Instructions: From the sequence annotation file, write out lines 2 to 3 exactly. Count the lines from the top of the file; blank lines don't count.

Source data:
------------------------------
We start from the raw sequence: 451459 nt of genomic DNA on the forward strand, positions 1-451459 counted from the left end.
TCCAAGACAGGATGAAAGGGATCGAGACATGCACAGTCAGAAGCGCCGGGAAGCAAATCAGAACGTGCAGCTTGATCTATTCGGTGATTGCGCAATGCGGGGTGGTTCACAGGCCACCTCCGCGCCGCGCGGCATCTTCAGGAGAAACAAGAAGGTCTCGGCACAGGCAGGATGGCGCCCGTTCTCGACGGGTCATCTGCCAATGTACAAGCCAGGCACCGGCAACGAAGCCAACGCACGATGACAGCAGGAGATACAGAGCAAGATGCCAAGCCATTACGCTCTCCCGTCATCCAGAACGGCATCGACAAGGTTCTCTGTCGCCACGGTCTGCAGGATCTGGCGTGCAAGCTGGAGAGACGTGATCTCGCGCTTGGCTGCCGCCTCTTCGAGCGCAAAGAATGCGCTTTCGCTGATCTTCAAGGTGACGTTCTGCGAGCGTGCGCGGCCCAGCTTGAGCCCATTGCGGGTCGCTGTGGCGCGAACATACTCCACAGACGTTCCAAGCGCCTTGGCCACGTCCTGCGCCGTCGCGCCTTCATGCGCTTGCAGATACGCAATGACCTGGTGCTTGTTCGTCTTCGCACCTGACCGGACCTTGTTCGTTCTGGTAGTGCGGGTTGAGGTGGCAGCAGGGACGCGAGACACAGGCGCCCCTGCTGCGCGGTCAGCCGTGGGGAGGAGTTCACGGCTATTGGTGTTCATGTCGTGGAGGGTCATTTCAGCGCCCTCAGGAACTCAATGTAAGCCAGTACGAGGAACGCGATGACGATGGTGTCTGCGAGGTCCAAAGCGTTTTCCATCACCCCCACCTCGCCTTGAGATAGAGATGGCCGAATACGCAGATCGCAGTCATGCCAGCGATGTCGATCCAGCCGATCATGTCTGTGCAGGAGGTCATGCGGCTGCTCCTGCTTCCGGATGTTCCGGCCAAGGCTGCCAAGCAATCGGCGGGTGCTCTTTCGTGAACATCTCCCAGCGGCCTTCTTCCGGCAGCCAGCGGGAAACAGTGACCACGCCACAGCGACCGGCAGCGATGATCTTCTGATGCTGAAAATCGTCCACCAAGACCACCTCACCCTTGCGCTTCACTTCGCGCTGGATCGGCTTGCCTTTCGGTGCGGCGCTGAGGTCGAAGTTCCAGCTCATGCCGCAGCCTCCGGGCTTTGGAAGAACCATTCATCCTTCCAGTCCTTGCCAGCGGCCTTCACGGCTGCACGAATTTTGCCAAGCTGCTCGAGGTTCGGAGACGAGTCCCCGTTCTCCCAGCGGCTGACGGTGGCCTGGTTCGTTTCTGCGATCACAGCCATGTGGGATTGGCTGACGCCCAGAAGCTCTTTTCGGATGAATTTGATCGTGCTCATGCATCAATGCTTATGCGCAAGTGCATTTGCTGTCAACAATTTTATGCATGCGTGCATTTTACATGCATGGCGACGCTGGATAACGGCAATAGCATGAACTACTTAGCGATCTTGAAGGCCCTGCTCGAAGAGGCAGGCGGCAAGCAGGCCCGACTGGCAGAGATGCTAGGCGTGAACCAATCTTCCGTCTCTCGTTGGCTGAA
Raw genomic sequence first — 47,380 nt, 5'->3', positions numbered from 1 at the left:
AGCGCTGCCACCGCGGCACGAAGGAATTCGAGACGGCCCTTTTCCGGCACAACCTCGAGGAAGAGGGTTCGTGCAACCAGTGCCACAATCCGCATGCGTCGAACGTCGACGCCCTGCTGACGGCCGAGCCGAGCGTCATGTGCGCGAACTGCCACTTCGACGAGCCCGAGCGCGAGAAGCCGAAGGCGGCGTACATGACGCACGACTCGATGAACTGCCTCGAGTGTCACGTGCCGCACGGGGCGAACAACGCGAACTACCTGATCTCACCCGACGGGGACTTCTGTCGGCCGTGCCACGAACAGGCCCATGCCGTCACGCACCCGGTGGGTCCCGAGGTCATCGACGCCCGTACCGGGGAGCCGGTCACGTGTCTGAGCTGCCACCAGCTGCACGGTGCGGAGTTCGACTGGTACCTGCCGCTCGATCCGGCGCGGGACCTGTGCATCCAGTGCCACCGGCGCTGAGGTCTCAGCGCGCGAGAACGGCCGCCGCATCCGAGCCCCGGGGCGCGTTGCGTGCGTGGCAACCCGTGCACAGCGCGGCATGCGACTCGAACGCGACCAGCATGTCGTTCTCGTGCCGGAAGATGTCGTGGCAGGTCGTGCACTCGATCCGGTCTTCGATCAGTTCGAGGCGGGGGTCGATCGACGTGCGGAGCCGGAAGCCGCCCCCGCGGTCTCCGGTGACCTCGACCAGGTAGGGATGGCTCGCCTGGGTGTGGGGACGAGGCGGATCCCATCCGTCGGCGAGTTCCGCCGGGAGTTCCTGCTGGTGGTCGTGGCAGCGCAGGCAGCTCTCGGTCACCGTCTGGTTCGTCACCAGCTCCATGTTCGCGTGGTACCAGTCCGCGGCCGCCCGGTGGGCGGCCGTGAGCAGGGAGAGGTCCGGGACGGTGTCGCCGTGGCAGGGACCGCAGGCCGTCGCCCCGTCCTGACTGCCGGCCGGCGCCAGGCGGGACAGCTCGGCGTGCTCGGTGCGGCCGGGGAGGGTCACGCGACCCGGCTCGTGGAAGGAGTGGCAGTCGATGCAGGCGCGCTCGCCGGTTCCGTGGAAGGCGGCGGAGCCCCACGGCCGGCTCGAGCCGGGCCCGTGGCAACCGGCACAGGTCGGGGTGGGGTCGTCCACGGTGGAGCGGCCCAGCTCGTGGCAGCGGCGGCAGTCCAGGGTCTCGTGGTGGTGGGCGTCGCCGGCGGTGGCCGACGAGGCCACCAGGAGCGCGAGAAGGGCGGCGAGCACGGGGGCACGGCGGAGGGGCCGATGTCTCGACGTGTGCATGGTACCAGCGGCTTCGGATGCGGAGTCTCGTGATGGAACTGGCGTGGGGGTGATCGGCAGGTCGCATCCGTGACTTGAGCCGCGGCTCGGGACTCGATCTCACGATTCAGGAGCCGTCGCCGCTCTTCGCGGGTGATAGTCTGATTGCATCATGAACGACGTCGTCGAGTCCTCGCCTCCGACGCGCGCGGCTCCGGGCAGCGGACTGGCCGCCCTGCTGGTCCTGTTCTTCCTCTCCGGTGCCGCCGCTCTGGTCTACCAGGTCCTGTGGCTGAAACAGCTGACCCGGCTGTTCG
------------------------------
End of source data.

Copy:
TCCAAGACAGGATGAAAGGGATCGAGACATGCACAGTCAGAAGCGCCGGGAAGCAAATCAGAACGTGCAGCTTGATCTATTCGGTGATTGCGCAATGCGGGGTGGTTCACAGGCCACCTCCGCGCCGCGCGGCATCTTCAGGAGAAACAAGAAGGTCTCGGCACAGGCAGGATGGCGCCCGTTCTCGACGGGTCATCTGCCAATGTACAAGCCAGGCACCGGCAACGAAGCCAACGCACGATGACAGCAGGAGATACAGAGCAAGATGCCAAGCCATTACGCTCTCCCGTCATCCAGAACGGCATCGACAAGGTTCTCTGTCGCCACGGTCTGCAGGATCTGGCGTGCAAGCTGGAGAGACGTGATCTCGCGCTTGGCTGCCGCCTCTTCGAGCGCAAAGAATGCGCTTTCGCTGATCTTCAAGGTGACGTTCTGCGAGCGTGCGCGGCCCAGCTTGAGCCCATTGCGGGTCGCTGTGGCGCGAACATACTCCACAGACGTTCCAAGCGCCTTGGCCACGTCCTGCGCCGTCGCGCCTTCATGCGCTTGCAGATACGCAATGACCTGGTGCTTGTTCGTCTTCGCACCTGACCGGACCTTGTTCGTTCTGGTAGTGCGGGTTGAGGTGGCAGCAGGGACGCGAGACACAGGCGCCCCTGCTGCGCGGTCAGCCGTGGGGAGGAGTTCACGGCTATTGGTGTTCATGTCGTGGAGGGTCATTTCAGCGCCCTCAGGAACTCAATGTAAGCCAGTACGAGGAACGCGATGACGATGGTGTCTGCGAGGTCCAAAGCGTTTTCCATCACCCCCACCTCGCCTTGAGATAGAGATGGCCGAATACGCAGATCGCAGTCATGCCAGCGATGTCGATCCAGCCGATCATGTCTGTGCAGGAGGTCATGCGGCTGCTCCTGCTTCCGGATGTTCCGGCCAAGGCTGCCAAGCAATCGGCGGGTGCTCTTTCGTGAACATCTCCCAGCGGCCTTCTTCCGGCAGCCAGCGGGAAACAGTGACCACGCCACAGCGACCGGCAGCGATGATCTTCTGATGCTGAAAATCGTCCACCAAGACCACCTCACCCTTGCGCTTCACTTCGCGCTGGATCGGCTTGCCTTTCGGTGCGGCGCTGAGGTCGAAGTTCCAGCTCATGCCGCAGCCTCCGGGCTTTGGAAGAACCATTCATCCTTCCAGTCCTTGCCAGCGGCCTTCACGGCTGCACGAATTTTGCCAAGCTGCTCGAGGTTCGGAGACGAGTCCCCGTTCTCCCAGCGGCTGACGGTGGCCTGGTTCGTTTCTGCGATCACAGCCATGTGGGATTGGCTGACGCCCAGAAGCTCTTTTCGGATGAATTTGATCGTGCTCATGCATCAATGCTTATGCGCAAGTGCATTTGCTGTCAACAATTTTATGCATGCGTGCATTTTACATGCATGGCGACGCTGGATAACGGCAATAGCATGAACTACTTAGCGATCTTGAAGGCCCTGCTCGAAGAGGCAGGCGGCAAGCAGGCCCGACTGGCAGAGATGCTAGGCGTGAACCAATCTTCCGTCTCTCGTTGGCTGAA
Raw genomic sequence first — 47,380 nt, 5'->3', positions numbered from 1 at the left: